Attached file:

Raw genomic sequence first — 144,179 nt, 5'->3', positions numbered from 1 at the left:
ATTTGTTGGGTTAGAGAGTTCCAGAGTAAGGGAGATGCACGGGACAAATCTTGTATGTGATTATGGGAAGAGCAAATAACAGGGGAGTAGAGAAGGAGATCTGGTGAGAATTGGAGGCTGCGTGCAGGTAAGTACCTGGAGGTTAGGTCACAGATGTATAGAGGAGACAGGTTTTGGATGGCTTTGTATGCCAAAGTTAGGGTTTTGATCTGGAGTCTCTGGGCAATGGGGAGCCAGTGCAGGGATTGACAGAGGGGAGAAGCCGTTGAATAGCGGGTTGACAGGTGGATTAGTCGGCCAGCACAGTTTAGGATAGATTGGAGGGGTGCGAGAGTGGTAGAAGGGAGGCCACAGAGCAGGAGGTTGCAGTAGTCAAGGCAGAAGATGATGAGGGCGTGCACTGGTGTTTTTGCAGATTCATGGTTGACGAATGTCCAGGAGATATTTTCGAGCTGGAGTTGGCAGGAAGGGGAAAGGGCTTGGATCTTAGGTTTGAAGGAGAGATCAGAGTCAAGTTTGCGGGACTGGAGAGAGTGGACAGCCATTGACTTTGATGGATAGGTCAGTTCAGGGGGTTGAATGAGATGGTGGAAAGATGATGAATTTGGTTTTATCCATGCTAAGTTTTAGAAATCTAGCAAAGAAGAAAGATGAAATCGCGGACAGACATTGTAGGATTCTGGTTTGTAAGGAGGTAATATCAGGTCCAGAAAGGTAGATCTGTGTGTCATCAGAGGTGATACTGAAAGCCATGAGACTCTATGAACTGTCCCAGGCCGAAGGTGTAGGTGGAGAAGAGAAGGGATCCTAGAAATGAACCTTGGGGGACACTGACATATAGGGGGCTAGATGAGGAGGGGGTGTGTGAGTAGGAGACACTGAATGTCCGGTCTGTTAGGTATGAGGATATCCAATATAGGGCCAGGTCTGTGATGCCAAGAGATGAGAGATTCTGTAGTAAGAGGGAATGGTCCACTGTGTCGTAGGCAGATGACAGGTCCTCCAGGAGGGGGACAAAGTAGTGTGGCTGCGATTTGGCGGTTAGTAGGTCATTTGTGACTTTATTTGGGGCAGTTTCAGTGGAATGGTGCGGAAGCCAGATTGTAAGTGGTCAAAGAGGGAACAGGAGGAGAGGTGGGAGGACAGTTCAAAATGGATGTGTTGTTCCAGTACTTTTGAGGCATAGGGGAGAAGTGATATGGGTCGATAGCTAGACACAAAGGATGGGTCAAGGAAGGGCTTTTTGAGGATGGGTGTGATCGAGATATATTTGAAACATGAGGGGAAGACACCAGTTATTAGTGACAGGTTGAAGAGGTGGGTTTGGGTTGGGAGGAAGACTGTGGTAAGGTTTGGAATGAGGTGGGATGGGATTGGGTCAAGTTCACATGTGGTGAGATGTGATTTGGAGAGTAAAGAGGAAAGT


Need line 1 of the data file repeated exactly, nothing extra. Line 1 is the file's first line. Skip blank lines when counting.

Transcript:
Raw genomic sequence first — 144,179 nt, 5'->3', positions numbered from 1 at the left: